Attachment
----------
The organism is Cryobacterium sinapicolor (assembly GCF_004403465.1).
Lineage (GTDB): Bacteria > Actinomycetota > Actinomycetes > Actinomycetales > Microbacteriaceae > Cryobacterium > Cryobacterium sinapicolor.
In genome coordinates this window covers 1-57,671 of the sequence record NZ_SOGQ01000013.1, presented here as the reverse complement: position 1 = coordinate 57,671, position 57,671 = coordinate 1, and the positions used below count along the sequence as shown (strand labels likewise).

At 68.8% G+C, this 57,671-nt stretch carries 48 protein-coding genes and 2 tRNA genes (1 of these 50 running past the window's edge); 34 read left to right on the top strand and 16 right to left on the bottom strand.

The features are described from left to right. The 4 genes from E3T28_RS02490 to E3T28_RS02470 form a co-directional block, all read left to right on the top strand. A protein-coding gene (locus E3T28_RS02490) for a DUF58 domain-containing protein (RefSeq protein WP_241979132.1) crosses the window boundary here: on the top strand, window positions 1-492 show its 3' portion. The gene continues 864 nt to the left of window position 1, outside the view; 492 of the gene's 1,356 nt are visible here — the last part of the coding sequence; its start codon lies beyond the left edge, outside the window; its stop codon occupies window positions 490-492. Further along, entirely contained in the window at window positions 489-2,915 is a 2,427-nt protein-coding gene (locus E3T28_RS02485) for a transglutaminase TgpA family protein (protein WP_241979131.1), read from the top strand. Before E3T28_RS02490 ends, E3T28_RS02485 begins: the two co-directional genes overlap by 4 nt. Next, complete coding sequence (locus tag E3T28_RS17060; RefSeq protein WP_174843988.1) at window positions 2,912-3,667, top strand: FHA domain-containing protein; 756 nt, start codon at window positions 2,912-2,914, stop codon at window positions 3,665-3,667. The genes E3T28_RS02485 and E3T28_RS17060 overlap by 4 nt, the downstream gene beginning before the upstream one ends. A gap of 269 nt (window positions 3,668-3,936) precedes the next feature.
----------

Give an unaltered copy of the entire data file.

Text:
The organism is Cryobacterium sinapicolor (assembly GCF_004403465.1).
Lineage (GTDB): Bacteria > Actinomycetota > Actinomycetes > Actinomycetales > Microbacteriaceae > Cryobacterium > Cryobacterium sinapicolor.
In genome coordinates this window covers 1-57,671 of the sequence record NZ_SOGQ01000013.1, presented here as the reverse complement: position 1 = coordinate 57,671, position 57,671 = coordinate 1, and the positions used below count along the sequence as shown (strand labels likewise).

At 68.8% G+C, this 57,671-nt stretch carries 48 protein-coding genes and 2 tRNA genes (1 of these 50 running past the window's edge); 34 read left to right on the top strand and 16 right to left on the bottom strand.

The features are described from left to right. The 4 genes from E3T28_RS02490 to E3T28_RS02470 form a co-directional block, all read left to right on the top strand. A protein-coding gene (locus E3T28_RS02490) for a DUF58 domain-containing protein (RefSeq protein WP_241979132.1) crosses the window boundary here: on the top strand, window positions 1-492 show its 3' portion. The gene continues 864 nt to the left of window position 1, outside the view; 492 of the gene's 1,356 nt are visible here — the last part of the coding sequence; its start codon lies beyond the left edge, outside the window; its stop codon occupies window positions 490-492. Further along, entirely contained in the window at window positions 489-2,915 is a 2,427-nt protein-coding gene (locus E3T28_RS02485) for a transglutaminase TgpA family protein (protein WP_241979131.1), read from the top strand. Before E3T28_RS02490 ends, E3T28_RS02485 begins: the two co-directional genes overlap by 4 nt. Next, complete coding sequence (locus tag E3T28_RS17060; RefSeq protein WP_174843988.1) at window positions 2,912-3,667, top strand: FHA domain-containing protein; 756 nt, start codon at window positions 2,912-2,914, stop codon at window positions 3,665-3,667. The genes E3T28_RS02485 and E3T28_RS17060 overlap by 4 nt, the downstream gene beginning before the upstream one ends. A gap of 269 nt (window positions 3,668-3,936) precedes the next feature.